One cannot know the good and act rightly if one cannot sift evidence and construct sound arguments with a virtuous character. This is evident in the Ferguson shooting incident. As rioters destroy, pundits declare, and confusion reigns, consider these principles of epistemology (the study of knowledge):
- Truth is not determined by feeling. A true statement is one that corresponds to reality; it matches reality; it fits the facts. Your belief about X (any proposition) does not make X true or false.
- Some beliefs are false. Many of our ideas fail discern reality aright. Therefore, if we care about truth, we will test our own beliefs against reality as best we can. We need knowledge, not merely opinion. This is especially so for things of great moment, such as whether a killing was justified or unjustified.
- To have knowledge of X:
- One must believe X
- X must be true
- X must be justified
- Standards for justification (3.C) vary from discipline to discipline. Our court system is structured to weigh evidence carefully, to minimize prejudice, and to give the accused a fair hearing according to stated standards.
- Grand juries are charged to determine whether the accused should be brought to trial. They are made up of citizens from the location of the incident. In the case of Ferguson, they considered evidence of all sorts and deliberated for three months. In other words, they know more about the situation than anyone outside of this setting, except God.
- The nine Ferguson grand jury members—six white, three black—decided that Police officer Darrin Wilson should not be put on trial, since the evidence was not strong enough to warrant this. Grand juries do not decide the innocence of guilt of anyone. They, rather, determine whether a case should be brought to trial.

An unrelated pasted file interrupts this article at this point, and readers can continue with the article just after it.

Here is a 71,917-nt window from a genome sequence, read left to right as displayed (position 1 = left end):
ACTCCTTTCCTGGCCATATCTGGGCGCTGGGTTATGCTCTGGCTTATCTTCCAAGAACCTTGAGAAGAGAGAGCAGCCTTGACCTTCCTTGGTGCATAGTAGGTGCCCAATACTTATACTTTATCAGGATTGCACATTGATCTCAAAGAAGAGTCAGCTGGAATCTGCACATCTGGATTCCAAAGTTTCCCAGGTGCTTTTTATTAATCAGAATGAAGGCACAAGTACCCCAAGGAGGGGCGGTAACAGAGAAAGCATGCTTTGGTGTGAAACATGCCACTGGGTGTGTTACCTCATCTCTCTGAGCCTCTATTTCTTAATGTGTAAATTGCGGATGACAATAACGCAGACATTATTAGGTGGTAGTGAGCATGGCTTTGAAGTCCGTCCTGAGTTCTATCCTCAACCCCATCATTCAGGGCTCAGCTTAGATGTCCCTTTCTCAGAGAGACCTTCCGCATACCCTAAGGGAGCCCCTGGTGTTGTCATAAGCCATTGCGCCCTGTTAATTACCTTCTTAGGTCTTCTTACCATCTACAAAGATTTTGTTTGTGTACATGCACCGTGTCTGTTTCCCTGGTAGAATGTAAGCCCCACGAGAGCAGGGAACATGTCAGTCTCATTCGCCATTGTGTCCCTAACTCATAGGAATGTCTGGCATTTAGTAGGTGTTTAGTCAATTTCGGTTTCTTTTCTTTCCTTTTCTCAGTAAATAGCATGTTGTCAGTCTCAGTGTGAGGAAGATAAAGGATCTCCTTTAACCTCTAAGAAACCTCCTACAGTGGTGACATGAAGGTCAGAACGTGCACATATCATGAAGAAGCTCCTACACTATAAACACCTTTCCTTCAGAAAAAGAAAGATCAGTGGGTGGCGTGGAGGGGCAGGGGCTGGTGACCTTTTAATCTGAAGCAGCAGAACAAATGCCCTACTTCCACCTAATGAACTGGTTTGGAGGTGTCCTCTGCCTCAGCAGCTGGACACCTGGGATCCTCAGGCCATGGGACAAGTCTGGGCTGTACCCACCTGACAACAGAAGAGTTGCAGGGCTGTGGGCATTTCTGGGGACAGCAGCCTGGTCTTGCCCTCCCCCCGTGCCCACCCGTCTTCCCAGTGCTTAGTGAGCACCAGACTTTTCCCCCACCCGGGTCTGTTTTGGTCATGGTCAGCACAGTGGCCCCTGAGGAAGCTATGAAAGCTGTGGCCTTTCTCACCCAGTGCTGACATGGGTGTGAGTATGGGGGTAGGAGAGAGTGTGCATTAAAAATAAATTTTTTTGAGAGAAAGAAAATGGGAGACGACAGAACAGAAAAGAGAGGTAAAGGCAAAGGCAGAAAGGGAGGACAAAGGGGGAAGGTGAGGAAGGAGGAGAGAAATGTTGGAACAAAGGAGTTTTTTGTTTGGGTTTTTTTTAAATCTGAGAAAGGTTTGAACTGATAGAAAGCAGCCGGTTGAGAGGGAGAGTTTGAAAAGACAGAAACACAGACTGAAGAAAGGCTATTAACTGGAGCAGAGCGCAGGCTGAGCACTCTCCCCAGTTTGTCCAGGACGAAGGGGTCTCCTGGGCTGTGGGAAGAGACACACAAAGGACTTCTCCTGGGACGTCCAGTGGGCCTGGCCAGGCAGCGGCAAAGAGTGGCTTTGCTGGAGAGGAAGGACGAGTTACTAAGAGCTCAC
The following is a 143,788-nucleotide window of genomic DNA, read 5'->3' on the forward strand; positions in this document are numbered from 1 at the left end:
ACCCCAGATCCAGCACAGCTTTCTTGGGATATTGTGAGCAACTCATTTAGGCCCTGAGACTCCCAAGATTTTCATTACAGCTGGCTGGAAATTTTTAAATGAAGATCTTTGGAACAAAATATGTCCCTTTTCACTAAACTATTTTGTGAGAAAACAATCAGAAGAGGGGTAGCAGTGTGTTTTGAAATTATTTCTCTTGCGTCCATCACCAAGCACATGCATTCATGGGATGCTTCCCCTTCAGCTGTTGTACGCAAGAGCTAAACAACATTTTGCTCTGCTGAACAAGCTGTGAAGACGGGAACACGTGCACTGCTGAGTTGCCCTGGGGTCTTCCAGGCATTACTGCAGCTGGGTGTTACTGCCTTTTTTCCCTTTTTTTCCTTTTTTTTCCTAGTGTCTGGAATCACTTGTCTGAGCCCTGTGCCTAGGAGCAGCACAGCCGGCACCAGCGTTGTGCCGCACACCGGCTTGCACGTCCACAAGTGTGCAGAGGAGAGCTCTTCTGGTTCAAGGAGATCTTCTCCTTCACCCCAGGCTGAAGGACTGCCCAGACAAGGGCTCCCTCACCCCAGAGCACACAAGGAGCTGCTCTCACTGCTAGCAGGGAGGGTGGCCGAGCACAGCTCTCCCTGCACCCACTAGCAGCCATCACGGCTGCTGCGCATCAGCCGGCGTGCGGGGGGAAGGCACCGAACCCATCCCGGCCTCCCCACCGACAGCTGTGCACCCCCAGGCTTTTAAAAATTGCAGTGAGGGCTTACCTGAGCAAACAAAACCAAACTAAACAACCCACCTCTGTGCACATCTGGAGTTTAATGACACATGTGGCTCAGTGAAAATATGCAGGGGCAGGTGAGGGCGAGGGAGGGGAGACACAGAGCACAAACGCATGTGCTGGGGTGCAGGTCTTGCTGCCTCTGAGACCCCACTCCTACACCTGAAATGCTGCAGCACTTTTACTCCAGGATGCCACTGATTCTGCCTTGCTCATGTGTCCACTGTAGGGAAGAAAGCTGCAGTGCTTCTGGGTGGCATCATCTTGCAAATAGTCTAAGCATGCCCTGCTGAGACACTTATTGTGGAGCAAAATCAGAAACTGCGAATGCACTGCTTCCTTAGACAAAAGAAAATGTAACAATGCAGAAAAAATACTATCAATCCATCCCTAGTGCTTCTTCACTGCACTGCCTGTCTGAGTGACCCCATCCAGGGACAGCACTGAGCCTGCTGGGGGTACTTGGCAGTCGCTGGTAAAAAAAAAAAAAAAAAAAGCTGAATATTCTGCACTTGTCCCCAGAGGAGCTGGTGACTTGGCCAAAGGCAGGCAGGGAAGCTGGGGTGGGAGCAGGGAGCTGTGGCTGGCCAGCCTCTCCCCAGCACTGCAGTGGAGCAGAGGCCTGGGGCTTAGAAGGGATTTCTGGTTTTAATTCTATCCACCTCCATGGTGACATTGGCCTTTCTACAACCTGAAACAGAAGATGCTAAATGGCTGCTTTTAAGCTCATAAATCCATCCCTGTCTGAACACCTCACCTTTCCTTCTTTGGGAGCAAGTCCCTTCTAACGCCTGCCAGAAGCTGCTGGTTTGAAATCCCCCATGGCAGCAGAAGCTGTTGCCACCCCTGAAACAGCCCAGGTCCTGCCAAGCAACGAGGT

- In light of 1-6, it is reasonable to conclude that the police officer did not wrongfully kill Brown. Beyond that, the evidence released to the public shows that Brown tried to take the officer’s gun and was aggressively attacking the policeman.
Slogans can obscure truth. In the Ferguson case, the situation was often reduced to “a policeman shot to death an unarmed man.” This is true, but misleading, since it communicates that it is always wrong for the police to kill an unarmed man. This is not so for at least two reasons. First, the officer may not know the man is unarmed. He has to assume otherwise to protect his own life. Second, unarmed people can be lethal. They can kill with their bare hands or otherwise. Those enraged, especially if they are on illegal drugs, may continue to attack even after having been shot several times. Those who get concealed carry permits in Colorado are taught this in the required class.
This essay is not meant to address all the sad issues raised by the death of a young black man. But unless we heed basic logic, reasoning, and intellectual probity, no justice will be served.